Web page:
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Saturday, Mar 28, 2015

PHCC may waive some fees for school district


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BROOKSVILLE - Pasco-Hernando Community College administrators will meet Monday to discuss what fees the college could potentially waive for Hernando County School District's dual-enrollment program in light of a new state law requiring school districts to cover tuition costs for students dual-enrolled in college courses, according to Burt Harres, Vice President of Instruction and Provost at PHCC's West Campus.

The meeting serves to amend an annual articulation agreement between the college, Pasco, and Hernando county school districts and to clarify what administrative costs the school districts will be on the hook for during the 2013-14 academic year.

"We've had an exceptionally fine working relationship with the school system, and I'm confident we're going to work this through for a mutually beneficial agreement," Harres said. "We just have to keep focus on the students, and if we do that it'll work out in the end."

The new law, Senate Bill 1514, is expected to take effect July 1. The legislation passed before the three parties could officiate the articulation agreement, which they do every year, Harres said.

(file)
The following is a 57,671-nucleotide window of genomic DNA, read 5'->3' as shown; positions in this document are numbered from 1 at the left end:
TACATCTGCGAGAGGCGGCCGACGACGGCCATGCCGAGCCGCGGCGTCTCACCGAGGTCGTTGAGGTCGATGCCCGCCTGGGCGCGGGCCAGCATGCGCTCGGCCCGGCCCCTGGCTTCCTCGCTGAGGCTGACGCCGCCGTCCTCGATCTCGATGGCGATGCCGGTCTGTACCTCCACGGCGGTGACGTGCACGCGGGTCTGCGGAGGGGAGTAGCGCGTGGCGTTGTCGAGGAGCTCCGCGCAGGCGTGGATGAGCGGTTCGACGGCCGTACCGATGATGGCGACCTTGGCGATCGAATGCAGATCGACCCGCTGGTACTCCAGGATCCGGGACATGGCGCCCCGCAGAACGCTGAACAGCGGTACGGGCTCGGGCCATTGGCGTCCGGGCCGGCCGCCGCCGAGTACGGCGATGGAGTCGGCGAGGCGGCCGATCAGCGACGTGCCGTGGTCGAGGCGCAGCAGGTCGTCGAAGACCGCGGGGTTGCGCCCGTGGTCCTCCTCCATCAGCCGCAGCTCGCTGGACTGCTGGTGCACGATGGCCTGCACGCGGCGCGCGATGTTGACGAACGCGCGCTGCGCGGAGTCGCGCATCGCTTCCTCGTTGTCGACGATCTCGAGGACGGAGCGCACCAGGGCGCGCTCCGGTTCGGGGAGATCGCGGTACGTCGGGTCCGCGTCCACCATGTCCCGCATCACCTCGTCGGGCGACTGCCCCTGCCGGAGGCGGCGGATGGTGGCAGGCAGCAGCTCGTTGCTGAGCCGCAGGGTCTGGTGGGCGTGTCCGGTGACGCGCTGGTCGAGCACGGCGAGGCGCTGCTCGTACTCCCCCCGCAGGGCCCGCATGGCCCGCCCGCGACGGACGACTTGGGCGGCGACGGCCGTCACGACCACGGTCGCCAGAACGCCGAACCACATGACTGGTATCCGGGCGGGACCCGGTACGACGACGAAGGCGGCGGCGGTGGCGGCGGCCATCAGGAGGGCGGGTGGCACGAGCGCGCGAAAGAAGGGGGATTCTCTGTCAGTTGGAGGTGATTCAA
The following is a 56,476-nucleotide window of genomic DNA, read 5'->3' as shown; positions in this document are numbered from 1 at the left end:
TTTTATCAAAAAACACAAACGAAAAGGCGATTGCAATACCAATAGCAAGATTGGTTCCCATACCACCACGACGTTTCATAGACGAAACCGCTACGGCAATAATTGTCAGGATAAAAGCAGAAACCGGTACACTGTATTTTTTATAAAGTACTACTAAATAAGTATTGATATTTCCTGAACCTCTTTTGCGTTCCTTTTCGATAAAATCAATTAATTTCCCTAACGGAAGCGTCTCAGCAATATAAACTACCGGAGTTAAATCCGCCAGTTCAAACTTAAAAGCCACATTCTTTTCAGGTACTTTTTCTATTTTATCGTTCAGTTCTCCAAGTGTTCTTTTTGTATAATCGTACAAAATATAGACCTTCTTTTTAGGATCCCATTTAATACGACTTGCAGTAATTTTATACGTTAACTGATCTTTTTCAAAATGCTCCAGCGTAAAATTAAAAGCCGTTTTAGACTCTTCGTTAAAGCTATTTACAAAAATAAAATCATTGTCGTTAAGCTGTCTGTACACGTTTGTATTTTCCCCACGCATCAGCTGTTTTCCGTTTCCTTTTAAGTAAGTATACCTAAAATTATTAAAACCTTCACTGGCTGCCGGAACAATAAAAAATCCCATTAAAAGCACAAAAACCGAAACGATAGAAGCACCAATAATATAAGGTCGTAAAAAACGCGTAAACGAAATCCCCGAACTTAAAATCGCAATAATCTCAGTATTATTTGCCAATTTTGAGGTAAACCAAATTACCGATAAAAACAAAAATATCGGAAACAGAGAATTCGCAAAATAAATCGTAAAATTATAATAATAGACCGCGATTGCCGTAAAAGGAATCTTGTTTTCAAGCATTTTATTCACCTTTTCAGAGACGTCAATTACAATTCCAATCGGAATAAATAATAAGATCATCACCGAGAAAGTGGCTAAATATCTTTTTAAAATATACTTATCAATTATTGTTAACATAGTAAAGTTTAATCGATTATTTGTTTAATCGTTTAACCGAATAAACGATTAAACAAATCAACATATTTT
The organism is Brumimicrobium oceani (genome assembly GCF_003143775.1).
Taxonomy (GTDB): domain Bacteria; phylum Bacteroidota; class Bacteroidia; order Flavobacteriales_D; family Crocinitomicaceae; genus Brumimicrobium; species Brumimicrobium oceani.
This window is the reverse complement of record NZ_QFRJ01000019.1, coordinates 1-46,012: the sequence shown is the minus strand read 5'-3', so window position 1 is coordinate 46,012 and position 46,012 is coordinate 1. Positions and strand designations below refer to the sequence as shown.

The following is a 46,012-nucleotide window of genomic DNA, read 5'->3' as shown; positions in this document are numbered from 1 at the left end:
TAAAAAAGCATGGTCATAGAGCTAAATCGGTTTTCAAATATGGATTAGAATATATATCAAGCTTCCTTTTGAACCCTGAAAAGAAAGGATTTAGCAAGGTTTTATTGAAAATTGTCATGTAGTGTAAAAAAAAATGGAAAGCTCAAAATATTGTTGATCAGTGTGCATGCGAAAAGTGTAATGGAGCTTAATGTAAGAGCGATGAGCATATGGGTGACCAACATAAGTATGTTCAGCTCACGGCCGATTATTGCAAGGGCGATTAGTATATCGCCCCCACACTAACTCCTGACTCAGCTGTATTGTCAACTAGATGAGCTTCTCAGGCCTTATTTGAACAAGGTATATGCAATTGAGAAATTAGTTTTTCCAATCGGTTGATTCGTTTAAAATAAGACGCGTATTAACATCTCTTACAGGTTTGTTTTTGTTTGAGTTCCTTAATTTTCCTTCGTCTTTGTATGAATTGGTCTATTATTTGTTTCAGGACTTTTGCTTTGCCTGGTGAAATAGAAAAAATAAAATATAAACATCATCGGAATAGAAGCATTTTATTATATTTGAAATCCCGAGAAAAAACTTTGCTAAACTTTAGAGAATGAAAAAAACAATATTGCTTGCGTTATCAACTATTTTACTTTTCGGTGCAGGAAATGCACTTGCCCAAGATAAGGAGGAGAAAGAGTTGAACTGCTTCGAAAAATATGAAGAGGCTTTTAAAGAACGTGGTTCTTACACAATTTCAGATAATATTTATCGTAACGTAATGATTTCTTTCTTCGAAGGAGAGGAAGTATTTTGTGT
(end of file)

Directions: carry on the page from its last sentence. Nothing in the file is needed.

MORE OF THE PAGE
"We had come to an agreement on wording, and both those agreements were approved by the college board of trustees," Harres said. "As I understand it, Hernando County School Board did approve the articulation agreement, and Pasco's was tabled, and now that this legislation passed there needs to be an amendment as far as costs the school districts would have to pay for tuition of dual-enrolled students attending our campuses."

Standard PHCC tuition fees would be $103.18 per credit hour, and of that $76.57 factors into tuition and the rest are fees, Harres said. However, state statute sets the standard tuition rate at $71.98 per credit hour, or $4.59 less per credit hour per dual-enrolled student, which is the amount Hernando and Pasco school systems would need to reimburse the college for students taking courses on PHCC campuses.